Mabel's snow total of just over an inch was not as much of a concern last week as the amount of ice that coated everything and the rate at which it froze, explained city maintenance director Bob Mierau. "The roads were sure a mess," he added, with the slushy snow freezing in ridges and ruts throughout town.

Residents in the Mabel community have been experiencing some frozen service lines and Mierau noted that more residents are running one of their cold water faucets in a small, continuous stream as a preventative measure. Mierau explained that the water bills during this time will be based on past usage. He said the city will take a loss on the additional water pumping costs, but said it's well worth it in order to prevent broken or frozen water services.

Some residents throughout the region had to deal with power-outages. Tri-County Electric reported outages beginning around 2:30 p.m. last Thursday and continuing throughout the night until the next morning. Approximately 1,269 households were affected by 33 outages. By 11:20 a.m. on Friday, all power had been restored. Issues with power lines galloping and being weighed down with snow and ice contributed to a majority of the outages.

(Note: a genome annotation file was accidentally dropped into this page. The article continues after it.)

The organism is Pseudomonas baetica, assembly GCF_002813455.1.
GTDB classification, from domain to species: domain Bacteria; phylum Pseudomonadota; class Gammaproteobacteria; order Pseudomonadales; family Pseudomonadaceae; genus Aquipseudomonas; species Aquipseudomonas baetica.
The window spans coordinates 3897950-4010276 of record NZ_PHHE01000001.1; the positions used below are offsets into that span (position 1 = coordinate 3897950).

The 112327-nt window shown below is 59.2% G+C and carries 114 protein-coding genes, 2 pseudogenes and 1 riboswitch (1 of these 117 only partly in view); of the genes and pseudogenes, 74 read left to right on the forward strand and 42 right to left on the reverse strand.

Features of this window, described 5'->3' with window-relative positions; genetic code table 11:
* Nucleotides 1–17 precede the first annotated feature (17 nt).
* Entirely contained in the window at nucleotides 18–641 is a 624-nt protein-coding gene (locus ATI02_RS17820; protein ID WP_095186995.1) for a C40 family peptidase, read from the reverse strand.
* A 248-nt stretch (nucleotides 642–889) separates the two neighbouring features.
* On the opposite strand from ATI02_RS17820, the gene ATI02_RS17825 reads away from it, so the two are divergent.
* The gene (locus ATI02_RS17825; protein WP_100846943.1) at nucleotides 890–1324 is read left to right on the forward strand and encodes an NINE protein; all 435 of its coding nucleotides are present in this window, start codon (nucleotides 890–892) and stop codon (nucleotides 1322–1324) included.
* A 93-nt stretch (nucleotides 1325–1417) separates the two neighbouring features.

The snowstorm also impacted area schools. Fillmore Central and Mabel-Canton both had Thursday and Friday school and extra-curricular activities cancelled. Both school boards will be evaluating whether or not their school will need to make up days at the end of the year.

Fillmore Central Dean of Students Chris Mensink said the five days their students missed will force them to make up at least four of those days. The school has set into their calendar a maximum of six makeup days in June. The school board will approve makeup days at its February meeting.

The cancellations also caused conflicts for basketball games and wrestling tournaments. Mabel-Canton girls' basketball team did not get a chance to play one of its final regular season games against Lanesboro and will start playoffs this week. Fillmore Central and Mabel-Canton boys teams played each other on Saturday night, after rescheduling Thursday's tournament game twice. Individual wrestlers competing in the section tournament in Rochester went up one day early in anticipation of the storm and stayed overnight before the start of the tournament on Friday.

The full impact of the continued cold and snowy weather will be seen once spring arrives, but no one is sure when that will be.